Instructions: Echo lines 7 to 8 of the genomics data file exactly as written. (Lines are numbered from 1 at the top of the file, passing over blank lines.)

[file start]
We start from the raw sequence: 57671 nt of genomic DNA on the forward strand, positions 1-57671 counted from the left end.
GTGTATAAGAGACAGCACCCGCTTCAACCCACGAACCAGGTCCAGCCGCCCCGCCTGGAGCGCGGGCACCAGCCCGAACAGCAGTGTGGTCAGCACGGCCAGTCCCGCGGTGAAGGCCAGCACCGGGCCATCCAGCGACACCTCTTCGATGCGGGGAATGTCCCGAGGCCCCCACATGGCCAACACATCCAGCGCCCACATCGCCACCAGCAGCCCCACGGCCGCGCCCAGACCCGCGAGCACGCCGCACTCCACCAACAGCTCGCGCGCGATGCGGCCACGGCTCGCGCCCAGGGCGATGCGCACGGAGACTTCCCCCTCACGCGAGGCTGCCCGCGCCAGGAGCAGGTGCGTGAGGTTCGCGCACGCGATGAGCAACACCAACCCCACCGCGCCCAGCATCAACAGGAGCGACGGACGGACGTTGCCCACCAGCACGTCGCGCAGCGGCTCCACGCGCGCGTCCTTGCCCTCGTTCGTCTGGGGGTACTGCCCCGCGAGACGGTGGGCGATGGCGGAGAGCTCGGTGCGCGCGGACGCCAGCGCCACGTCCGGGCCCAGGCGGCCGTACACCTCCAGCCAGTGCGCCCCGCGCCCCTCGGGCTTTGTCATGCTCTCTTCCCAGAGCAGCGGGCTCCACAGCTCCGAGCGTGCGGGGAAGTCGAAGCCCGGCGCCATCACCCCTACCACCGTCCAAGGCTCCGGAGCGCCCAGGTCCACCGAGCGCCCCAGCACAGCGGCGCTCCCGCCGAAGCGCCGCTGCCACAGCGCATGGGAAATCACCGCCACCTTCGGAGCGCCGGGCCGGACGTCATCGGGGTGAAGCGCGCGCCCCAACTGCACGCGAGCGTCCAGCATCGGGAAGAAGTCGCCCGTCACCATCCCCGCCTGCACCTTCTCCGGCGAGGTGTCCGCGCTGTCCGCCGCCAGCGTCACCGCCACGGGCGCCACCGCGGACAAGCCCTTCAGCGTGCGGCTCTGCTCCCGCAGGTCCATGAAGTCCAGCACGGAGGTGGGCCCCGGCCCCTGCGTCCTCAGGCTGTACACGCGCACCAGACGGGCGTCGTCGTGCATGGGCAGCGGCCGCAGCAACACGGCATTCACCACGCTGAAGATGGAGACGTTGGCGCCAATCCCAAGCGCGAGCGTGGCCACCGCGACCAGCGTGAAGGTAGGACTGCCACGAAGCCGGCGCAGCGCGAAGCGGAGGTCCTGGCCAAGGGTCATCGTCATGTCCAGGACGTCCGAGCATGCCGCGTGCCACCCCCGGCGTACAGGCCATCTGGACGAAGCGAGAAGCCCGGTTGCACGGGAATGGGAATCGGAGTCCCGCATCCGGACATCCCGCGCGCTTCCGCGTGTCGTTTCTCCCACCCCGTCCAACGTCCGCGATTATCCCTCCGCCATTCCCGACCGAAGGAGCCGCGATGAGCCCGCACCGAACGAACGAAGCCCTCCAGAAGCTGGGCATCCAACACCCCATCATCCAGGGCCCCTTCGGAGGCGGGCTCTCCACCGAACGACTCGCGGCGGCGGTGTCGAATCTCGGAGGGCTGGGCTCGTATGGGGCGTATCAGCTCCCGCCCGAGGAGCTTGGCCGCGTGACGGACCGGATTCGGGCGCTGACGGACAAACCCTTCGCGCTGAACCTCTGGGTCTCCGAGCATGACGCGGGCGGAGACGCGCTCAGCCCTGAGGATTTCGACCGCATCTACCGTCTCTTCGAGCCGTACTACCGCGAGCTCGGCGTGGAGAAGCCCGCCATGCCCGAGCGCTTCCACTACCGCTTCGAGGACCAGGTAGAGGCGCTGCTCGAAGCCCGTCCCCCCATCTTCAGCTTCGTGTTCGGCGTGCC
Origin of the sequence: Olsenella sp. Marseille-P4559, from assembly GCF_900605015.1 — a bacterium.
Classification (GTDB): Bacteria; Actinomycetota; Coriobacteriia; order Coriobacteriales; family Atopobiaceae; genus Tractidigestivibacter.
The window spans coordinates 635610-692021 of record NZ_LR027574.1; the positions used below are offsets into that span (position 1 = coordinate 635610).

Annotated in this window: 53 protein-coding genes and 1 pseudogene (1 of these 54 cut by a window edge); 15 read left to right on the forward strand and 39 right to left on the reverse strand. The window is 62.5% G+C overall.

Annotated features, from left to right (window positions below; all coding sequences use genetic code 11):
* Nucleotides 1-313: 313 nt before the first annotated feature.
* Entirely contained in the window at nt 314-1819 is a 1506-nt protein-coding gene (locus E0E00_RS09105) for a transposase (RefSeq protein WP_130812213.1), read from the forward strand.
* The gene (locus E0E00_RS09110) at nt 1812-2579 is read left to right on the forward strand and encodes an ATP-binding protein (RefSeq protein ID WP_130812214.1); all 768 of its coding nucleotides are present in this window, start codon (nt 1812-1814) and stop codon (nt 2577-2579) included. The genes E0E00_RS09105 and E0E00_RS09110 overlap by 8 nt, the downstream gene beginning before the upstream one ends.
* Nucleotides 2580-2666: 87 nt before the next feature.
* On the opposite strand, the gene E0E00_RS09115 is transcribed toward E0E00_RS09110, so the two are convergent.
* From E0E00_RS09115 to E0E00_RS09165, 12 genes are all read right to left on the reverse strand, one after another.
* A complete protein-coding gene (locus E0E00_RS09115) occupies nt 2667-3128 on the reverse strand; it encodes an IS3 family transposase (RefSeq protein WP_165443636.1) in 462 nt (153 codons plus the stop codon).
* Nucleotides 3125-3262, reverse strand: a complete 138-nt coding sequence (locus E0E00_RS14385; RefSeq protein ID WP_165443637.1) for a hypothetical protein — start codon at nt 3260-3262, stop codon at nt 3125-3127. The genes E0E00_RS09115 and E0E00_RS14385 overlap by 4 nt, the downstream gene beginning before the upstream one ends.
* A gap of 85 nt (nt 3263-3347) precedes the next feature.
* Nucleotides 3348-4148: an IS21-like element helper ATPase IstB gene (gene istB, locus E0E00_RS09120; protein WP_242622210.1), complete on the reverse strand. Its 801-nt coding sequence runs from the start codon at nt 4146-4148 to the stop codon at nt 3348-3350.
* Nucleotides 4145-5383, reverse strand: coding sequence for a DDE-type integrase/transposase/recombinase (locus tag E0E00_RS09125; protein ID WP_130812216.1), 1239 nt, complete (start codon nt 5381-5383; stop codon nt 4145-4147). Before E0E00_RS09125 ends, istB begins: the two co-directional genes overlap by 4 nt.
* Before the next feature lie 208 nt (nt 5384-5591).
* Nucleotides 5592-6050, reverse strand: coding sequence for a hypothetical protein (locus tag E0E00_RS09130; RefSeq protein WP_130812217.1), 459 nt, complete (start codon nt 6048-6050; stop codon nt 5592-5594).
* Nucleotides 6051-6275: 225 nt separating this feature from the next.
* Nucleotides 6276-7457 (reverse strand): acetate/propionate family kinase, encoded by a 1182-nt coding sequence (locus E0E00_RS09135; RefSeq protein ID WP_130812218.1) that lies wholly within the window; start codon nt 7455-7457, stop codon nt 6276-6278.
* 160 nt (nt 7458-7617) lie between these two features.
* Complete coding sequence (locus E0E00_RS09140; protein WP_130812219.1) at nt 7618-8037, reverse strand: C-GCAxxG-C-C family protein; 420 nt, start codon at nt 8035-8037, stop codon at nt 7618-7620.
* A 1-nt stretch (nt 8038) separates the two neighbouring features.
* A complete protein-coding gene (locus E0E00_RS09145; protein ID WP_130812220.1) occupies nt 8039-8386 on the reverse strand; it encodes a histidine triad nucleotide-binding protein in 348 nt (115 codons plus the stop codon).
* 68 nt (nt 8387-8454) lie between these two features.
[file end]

Annotated features, from left to right (window positions below; all coding sequences use genetic code 11):
* Nucleotides 1-313: 313 nt before the first annotated feature.